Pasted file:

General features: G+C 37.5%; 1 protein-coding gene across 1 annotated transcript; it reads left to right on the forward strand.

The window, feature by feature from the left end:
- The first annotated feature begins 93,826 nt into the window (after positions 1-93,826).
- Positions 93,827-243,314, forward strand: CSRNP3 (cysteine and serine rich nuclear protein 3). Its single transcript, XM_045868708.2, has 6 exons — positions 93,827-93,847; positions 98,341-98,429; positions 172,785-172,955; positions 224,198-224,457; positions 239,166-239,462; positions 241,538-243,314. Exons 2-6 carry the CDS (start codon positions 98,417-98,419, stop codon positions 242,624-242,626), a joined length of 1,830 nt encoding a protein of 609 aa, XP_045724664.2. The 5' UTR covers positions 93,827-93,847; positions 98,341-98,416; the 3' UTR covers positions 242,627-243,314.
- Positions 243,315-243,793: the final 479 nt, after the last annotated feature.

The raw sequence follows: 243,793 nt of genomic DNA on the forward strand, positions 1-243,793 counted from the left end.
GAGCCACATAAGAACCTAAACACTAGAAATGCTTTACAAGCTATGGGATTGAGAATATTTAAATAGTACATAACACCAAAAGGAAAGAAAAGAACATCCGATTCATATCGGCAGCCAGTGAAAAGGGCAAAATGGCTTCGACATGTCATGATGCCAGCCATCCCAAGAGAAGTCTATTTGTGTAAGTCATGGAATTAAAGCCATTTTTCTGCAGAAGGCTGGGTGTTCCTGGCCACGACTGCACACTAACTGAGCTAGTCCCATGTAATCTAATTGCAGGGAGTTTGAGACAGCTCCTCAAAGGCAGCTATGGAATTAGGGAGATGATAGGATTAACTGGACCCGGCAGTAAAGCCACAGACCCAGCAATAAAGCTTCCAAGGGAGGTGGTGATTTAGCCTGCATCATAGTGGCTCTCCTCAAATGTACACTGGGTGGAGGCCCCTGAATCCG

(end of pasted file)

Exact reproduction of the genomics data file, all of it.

General features: G+C 37.5%; 1 protein-coding gene across 1 annotated transcript; it reads left to right on the forward strand.

The window, feature by feature from the left end:
- The first annotated feature begins 93,826 nt into the window (after positions 1-93,826).
- Positions 93,827-243,314, forward strand: CSRNP3 (cysteine and serine rich nuclear protein 3). Its single transcript, XM_045868708.2, has 6 exons — positions 93,827-93,847; positions 98,341-98,429; positions 172,785-172,955; positions 224,198-224,457; positions 239,166-239,462; positions 241,538-243,314. Exons 2-6 carry the CDS (start codon positions 98,417-98,419, stop codon positions 242,624-242,626), a joined length of 1,830 nt encoding a protein of 609 aa, XP_045724664.2. The 5' UTR covers positions 93,827-93,847; positions 98,341-98,416; the 3' UTR covers positions 242,627-243,314.
- Positions 243,315-243,793: the final 479 nt, after the last annotated feature.

The raw sequence follows: 243,793 nt of genomic DNA on the forward strand, positions 1-243,793 counted from the left end.
GAGCCACATAAGAACCTAAACACTAGAAATGCTTTACAAGCTATGGGATTGAGAATATTTAAATAGTACATAACACCAAAAGGAAAGAAAAGAACATCCGATTCATATCGGCAGCCAGTGAAAAGGGCAAAATGGCTTCGACATGTCATGATGCCAGCCATCCCAAGAGAAGTCTATTTGTGTAAGTCATGGAATTAAAGCCATTTTTCTGCAGAAGGCTGGGTGTTCCTGGCCACGACTGCACACTAACTGAGCTAGTCCCATGTAATCTAATTGCAGGGAGTTTGAGACAGCTCCTCAAAGGCAGCTATGGAATTAGGGAGATGATAGGATTAACTGGACCCGGCAGTAAAGCCACAGACCCAGCAATAAAGCTTCCAAGGGAGGTGGTGATTTAGCCTGCATCATAGTGGCTCTCCTCAAATGTACACTGGGTGGAGGCCCCTGAATCCG